- Fundraising bottlenecks persist while investors face manager selection challenges
- Resilient assets and creative structures set to drive M&A in 2023
- Private markets' resilient performance and access to new pools of capital provide optimism
Panels and conversations at IPEM 2023 in Cannes were dominated by private equity sponsors’ and investors' need to overcome the tough fundraising and deal-making environment, with a noticeable change in dynamics as the industry works out how to address its current challenges.
Still, the conference’s theme of “Reality Check?” appeared to resonate more with some groups of attendees than others. Five advisers who spoke to Unquote expressed concern about challenges in the primary fundraising market, with the expectation that GPs (general partners) will take longer to reach their goals in 2023 and might have to revise their targets.
Sponsors, on the other hand, remained broadly optimistic about the prospects of their portfolios and fundraises, arguing that strong deal pipelines and support from existing LPs are likely to carry them through. This was optimism was particularly true of direct lending, with Blackstone’s head of Europe and APAC private credit head Paolo Eapen saying on a panel that 2022 was “one of our biggest deployment years to date”, with the firm expecting to see a “golden age” for vintages in the current climate.
The question of whether private equity portfolios will be marked down in upcoming Q4 valuations featured in many of the conversations Unquote had with conference attendees, as well as the conference’s panels.
Although many LP stakes portfolios are being priced down on the secondaries market with the expectation of a drop in valuations, sponsors who are fundraising will be reluctant to mark their own portfolios down. As noted by one mid-market GP who spoke to Unquote, private equity valuations never rose as high as their comparables on the public markets. With many privately owned businesses still performing well, there is little to suggest that they should fall as far, they argued.
Meanwhile, limited partners (LPs) dealing with the denominator effect and liquidity constraints will need to make hard decisions about portfolios in 2023. One private capital adviser told Unquote that the denominator effect and the impact of lower distributions will result in some LPs needing to cut down their relationships or be required to make smaller commitments to the next funds from managers to whom they are now overexposed. A second adviser added that some LPs’ commitments are already spoken for with just 50% of their re-ups allocated for 2023, creating another year of fundraising bottlenecks.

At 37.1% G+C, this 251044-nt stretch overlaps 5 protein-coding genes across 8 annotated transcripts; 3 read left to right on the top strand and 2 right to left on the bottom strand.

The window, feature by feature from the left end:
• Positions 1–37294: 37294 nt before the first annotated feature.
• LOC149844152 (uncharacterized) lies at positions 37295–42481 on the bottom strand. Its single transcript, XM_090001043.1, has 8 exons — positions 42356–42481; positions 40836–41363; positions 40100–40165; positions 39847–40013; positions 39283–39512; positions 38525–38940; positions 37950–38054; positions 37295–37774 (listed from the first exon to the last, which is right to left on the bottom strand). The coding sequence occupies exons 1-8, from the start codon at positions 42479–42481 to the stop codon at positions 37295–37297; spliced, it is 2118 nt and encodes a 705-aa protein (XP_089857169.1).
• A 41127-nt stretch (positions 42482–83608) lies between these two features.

A third adviser told Unquote that it continues to be difficult to secure commitments from US investors in Europe, with many still assessing the risks in the region brought about by the war in Ukraine and concerns over energy security and inflation.
Pantheon’s Helen Steers noted in a panel that the market is likely to see more disparity in the returns of different managers in a crisis, issuing “a word or warning” about less established GPs who do not have the “scars on their back” from previous crises. This does not translate to only backing GPs with larger AUM, however, with Steers noting that Pantheon spends a lot of time in the small-cap and mid-market spaces. “We can’t expect a mid-market firm to have the resources of a large firm, but we do expect them to be highly experienced and well-targeted,” she said.
When it comes to manager selection, Steers and fellow panellist Tom Masthay, deputy CIO of the Texas Municipal Retirement Scheme (TMRS), agreed on the importance of due diligence, combining numbers with an emphasis on the people involved with the GP itself.